I have been listening to 'The Just Bloody Post-it' podcast on which Elizabeth Uviebinene, founder of a new guided journalling app talked about both courage and lonliness in which she said something that stopped me in my tracks and made me think.

In talking about lonliness, she said that lonliness is not just about proximity to other people(she was talking about feeling lonely at the age of ten even though she was in a house full of siblings) it is about being connected to them authentically. It's about feeling like you are understood.

The reason that it caught my attention is because it made me realise that one of the reasons for my passion in the area of developing children's Mindsets is that the work I do in the classroom in making Mindset tendencies part of the weekly conversation is about opening up a safe space that allows children to feel like it is OK (and not only OK but expected) to learn in a way that isn't perfect and is messy because that's where the growth is.

It is a mechanism and a conversation that aims to bind us together as a class and encourage us to get vulnerable and authentic with each other because THAT'S HOW WE LEARN AND GROW. It also sets up for the future, habits that will support adults to be more vulnerable and authentic with each other. This is a huge conversation in the adult arena at the moment with adults struggling to make themselves vulnerable and authentic. We know these things contribute to our value, our mental health and our ability to connect to each other so it is not just important skills to be honing for learning in the classroom but for learning in life. These are life skills that work on so many levels.

The success illustration depicted alongside this post helps us to think about HOW learning looks - a line can be a powerful thing. That illustration helps us to consider authentically what learning and success look and feel like but it is often the authenticity of it that we are shielded from. Many of us would like to think that the clean straight line is how it is but it isn't. The sooner that children see and start to appreciate this the better because they can begin to navigate the feelings that inevitably come with the struggle of learning. I believe that a big part of resilience is about both understanding and being OK with the mess and the authentic. When we are all part of that journey together, it stops 'finding learning hard' being a reason to feel alone.

Coming back to lonliness - from my work as a teacher, I can 'feel' when children are experiencing lonliness, even though they are in a classroom full of other children. It is a feeling of not being able to do something that often causes that lonely feeling. When you feel like you are being left behind because others understand something and you don't, it is very possible to see how a feeling of lonliness can develop - even if it is just in that one moment.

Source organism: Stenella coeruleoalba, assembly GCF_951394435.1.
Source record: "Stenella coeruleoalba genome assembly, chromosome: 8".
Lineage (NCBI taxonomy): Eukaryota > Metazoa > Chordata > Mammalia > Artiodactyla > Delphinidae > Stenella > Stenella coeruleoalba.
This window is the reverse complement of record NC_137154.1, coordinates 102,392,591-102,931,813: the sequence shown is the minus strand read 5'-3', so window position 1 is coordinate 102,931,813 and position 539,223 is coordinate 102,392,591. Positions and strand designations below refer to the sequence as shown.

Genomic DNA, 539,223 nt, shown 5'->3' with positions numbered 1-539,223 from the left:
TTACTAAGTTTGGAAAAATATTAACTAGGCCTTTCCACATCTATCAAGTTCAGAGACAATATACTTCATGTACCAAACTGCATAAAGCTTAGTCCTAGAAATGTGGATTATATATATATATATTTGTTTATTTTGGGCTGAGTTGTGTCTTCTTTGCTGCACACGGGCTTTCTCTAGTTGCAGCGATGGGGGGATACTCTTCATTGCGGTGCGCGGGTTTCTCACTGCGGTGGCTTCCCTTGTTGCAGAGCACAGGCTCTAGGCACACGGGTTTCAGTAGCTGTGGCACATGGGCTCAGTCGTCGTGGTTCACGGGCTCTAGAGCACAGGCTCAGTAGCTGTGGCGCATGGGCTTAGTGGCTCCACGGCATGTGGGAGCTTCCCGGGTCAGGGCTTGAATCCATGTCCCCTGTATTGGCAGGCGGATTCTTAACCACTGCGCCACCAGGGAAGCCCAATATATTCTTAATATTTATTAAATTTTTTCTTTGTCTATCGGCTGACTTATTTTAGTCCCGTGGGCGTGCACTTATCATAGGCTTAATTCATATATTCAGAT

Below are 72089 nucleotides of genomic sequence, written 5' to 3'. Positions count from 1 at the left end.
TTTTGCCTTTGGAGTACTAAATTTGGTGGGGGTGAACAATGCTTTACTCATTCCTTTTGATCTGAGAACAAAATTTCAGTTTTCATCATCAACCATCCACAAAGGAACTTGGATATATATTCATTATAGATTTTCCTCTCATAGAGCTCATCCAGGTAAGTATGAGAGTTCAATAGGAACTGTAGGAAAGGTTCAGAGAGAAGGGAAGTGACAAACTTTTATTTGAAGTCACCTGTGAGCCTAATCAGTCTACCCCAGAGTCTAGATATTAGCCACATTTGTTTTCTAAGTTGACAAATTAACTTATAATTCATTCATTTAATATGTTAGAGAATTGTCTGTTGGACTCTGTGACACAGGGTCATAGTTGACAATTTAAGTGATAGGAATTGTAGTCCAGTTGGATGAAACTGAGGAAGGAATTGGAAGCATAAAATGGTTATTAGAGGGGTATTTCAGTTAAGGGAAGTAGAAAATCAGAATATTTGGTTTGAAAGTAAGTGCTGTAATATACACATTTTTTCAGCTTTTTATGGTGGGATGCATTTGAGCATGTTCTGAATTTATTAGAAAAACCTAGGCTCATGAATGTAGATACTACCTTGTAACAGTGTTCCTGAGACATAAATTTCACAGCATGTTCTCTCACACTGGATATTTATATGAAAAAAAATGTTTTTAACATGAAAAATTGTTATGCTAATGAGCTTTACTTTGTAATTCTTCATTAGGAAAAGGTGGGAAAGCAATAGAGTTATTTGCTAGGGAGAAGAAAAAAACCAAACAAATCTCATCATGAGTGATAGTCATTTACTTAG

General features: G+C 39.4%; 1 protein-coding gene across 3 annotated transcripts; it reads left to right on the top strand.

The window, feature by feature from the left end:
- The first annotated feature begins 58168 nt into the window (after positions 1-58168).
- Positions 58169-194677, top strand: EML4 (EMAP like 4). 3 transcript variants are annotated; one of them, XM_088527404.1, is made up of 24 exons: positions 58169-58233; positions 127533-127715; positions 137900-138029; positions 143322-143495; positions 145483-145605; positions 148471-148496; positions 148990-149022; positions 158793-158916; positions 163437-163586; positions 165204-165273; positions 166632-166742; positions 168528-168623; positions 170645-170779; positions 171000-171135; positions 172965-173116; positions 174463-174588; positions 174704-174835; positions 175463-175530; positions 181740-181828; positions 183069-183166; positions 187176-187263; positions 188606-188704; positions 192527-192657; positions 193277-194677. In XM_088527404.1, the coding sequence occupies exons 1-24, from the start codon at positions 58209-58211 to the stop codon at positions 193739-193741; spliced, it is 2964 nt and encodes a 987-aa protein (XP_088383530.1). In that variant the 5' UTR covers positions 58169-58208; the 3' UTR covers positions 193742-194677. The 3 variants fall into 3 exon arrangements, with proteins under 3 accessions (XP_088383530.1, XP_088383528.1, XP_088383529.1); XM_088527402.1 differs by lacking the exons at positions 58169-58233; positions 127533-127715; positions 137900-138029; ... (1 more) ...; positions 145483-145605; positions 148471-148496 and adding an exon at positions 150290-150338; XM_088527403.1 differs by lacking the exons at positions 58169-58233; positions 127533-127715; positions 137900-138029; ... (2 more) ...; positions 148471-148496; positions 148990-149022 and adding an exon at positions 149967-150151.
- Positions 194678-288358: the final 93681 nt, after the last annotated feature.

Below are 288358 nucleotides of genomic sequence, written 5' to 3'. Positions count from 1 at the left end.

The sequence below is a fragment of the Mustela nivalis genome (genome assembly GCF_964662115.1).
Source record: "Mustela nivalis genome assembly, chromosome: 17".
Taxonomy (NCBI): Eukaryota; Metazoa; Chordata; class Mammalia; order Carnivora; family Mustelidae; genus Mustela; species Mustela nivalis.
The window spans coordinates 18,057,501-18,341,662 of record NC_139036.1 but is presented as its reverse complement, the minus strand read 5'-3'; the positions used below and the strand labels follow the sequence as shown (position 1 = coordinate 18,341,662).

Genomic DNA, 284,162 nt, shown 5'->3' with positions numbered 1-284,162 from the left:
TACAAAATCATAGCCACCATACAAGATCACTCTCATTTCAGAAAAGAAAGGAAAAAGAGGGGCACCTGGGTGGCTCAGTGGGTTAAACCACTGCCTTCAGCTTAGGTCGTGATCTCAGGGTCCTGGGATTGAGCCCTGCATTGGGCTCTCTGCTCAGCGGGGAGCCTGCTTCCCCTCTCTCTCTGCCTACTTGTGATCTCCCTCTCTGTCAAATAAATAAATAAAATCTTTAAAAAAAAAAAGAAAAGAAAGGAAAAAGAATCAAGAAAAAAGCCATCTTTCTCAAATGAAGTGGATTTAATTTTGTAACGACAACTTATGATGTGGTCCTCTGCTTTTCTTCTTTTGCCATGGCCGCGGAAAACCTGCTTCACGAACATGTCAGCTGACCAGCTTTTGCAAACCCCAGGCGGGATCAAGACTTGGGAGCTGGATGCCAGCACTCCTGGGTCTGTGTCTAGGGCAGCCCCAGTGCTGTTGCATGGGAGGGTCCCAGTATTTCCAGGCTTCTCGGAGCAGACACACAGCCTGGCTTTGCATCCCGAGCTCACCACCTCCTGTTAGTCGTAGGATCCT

I once conducted a pupil voice in school where I interviewed children about various things to do with learning and how they viewed learning. There was a recurring theme that came through very obviously to me. There were so many children that told me they were worried about what other people thought of them. It seemed to me that the children felt they were being 'JUDGED' by others and the fear of what that judgement might mean for them was immense - so immense as to guide their behaviour. The judgement they seemed to worry about was related to them being wrong - and as we know, being wrong is an important part of learning. They didn't feel connected to their peers, they felt like they would be judged negatively for getting something 'wrong'.

Mindset is something that I regularly refer to in the classroom because it aims to connect us as a class; it is is a binding agent, a means of building a culture that connects us. It is an obvious value system in the classroom; in the words of John Hattie, it makes the invisible visible. It hones in on the REALNESS of learning and uncovers the messiness of learning and in doing so , children can begin to feel a sense of 'permission' being given to 'do the messiness of learning'. My hope is that this goes some way too eradicating the feeling of lonliness and judgement because we are all trying new things and getting it wrong along the way and celebrating the learning that comes from that. What the judgement should be (if at all) is whether you are growing yourself as a learner.

I think a problem we have in education is that, whilst we are all trying to naturally build Growth Mindsets because, as educators, we know that the skills in this area can support the development of learning - however,  the way the system is set up means that the overall goal appears to children to be the achievement of the perfect end result. There may not be messages to go alongside this that express that often, the perfect end result isn't what comes but that's OK as it gives us data to act on. We must be really clear that the perfect end result is not always what we need in order to grow because if we are always trying to achieve that, we are in danger of sticking to what we know and not growing because we are fearful of not achieving the perfect end result.

It's all about the YET.

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